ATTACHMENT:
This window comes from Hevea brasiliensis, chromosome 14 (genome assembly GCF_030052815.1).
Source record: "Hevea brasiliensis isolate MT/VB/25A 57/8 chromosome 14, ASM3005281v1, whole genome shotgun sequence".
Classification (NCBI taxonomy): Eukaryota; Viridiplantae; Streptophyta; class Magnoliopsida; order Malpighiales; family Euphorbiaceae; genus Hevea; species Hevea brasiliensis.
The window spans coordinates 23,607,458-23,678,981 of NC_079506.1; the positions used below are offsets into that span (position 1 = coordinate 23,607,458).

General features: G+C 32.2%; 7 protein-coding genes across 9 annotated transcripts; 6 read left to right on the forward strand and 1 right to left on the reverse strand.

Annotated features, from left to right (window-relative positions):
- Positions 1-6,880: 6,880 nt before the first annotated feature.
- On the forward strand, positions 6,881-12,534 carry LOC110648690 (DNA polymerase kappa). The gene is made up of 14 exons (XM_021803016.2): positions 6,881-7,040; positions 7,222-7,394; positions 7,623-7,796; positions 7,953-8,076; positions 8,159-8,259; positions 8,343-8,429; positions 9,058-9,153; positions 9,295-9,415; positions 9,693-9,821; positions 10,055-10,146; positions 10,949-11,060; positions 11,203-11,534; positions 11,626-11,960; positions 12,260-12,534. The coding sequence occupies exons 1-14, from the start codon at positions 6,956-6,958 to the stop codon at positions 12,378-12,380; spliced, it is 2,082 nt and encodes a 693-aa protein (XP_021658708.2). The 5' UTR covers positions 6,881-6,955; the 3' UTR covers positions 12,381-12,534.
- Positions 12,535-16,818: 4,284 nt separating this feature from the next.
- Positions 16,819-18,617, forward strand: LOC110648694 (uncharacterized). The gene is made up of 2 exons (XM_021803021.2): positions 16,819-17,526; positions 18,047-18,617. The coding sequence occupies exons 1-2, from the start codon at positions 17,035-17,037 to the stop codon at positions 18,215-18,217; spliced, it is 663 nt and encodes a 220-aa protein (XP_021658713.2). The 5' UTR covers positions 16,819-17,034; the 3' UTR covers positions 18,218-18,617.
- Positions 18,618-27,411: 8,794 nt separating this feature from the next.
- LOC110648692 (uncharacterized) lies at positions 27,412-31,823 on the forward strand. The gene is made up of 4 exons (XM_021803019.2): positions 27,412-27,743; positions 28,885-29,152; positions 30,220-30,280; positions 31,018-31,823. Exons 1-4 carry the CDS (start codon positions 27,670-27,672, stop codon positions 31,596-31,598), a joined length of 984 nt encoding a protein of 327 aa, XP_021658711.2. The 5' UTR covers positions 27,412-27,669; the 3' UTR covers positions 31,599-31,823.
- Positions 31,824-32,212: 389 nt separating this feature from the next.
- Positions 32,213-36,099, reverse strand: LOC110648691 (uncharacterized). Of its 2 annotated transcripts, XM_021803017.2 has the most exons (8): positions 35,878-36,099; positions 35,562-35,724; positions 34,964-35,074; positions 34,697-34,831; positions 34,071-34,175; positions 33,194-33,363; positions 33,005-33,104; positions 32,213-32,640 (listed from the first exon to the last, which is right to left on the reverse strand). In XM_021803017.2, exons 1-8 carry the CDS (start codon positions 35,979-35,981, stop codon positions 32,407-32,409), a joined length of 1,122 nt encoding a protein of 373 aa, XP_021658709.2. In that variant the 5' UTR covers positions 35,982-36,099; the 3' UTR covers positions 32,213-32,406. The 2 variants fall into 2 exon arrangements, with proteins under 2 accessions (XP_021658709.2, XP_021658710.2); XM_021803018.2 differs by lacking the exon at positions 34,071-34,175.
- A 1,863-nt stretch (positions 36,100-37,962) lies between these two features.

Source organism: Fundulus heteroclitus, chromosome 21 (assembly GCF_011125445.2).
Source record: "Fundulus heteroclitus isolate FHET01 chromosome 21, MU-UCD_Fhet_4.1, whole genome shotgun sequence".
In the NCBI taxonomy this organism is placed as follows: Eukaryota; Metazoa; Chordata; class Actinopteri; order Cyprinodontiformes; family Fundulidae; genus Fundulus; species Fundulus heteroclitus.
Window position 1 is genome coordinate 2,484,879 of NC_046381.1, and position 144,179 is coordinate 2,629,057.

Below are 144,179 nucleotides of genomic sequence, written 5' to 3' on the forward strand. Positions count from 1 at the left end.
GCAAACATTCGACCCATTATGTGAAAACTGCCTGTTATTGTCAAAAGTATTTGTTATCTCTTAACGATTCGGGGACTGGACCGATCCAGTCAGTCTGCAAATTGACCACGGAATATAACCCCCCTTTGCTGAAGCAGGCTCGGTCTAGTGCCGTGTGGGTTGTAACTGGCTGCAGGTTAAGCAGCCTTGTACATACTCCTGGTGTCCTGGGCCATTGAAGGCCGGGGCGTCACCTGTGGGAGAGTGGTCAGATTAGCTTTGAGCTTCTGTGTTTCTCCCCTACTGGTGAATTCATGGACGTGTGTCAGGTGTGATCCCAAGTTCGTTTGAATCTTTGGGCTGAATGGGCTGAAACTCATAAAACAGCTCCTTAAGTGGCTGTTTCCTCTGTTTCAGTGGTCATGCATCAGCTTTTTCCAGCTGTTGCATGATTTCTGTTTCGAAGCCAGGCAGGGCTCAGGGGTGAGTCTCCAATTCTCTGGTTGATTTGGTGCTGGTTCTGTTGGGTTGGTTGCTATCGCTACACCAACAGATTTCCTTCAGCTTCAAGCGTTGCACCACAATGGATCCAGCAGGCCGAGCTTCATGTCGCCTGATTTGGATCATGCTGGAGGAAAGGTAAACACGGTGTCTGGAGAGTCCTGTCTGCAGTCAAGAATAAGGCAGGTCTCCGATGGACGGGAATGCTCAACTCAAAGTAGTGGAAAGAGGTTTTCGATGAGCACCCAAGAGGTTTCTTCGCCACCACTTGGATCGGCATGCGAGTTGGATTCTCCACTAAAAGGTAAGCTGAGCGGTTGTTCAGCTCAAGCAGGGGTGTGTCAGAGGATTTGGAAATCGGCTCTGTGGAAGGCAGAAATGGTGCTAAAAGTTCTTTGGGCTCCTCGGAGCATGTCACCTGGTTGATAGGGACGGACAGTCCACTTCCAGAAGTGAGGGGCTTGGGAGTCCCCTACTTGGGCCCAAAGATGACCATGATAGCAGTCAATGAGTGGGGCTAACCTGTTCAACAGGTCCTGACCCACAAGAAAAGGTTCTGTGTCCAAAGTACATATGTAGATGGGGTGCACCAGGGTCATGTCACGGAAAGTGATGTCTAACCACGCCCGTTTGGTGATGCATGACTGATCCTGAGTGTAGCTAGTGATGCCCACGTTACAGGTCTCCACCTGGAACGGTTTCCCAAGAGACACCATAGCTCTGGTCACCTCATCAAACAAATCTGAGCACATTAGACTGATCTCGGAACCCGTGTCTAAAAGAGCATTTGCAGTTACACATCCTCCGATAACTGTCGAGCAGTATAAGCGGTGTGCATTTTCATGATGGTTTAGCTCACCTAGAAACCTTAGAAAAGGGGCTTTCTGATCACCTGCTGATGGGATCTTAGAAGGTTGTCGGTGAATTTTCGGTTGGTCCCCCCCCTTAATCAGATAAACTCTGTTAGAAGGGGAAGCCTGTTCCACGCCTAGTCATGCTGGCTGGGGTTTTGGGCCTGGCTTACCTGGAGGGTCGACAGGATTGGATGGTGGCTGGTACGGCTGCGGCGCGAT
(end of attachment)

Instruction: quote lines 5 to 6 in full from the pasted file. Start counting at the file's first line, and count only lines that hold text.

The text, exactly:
General features: G+C 32.2%; 7 protein-coding genes across 9 annotated transcripts; 6 read left to right on the forward strand and 1 right to left on the reverse strand.

Annotated features, from left to right (window-relative positions):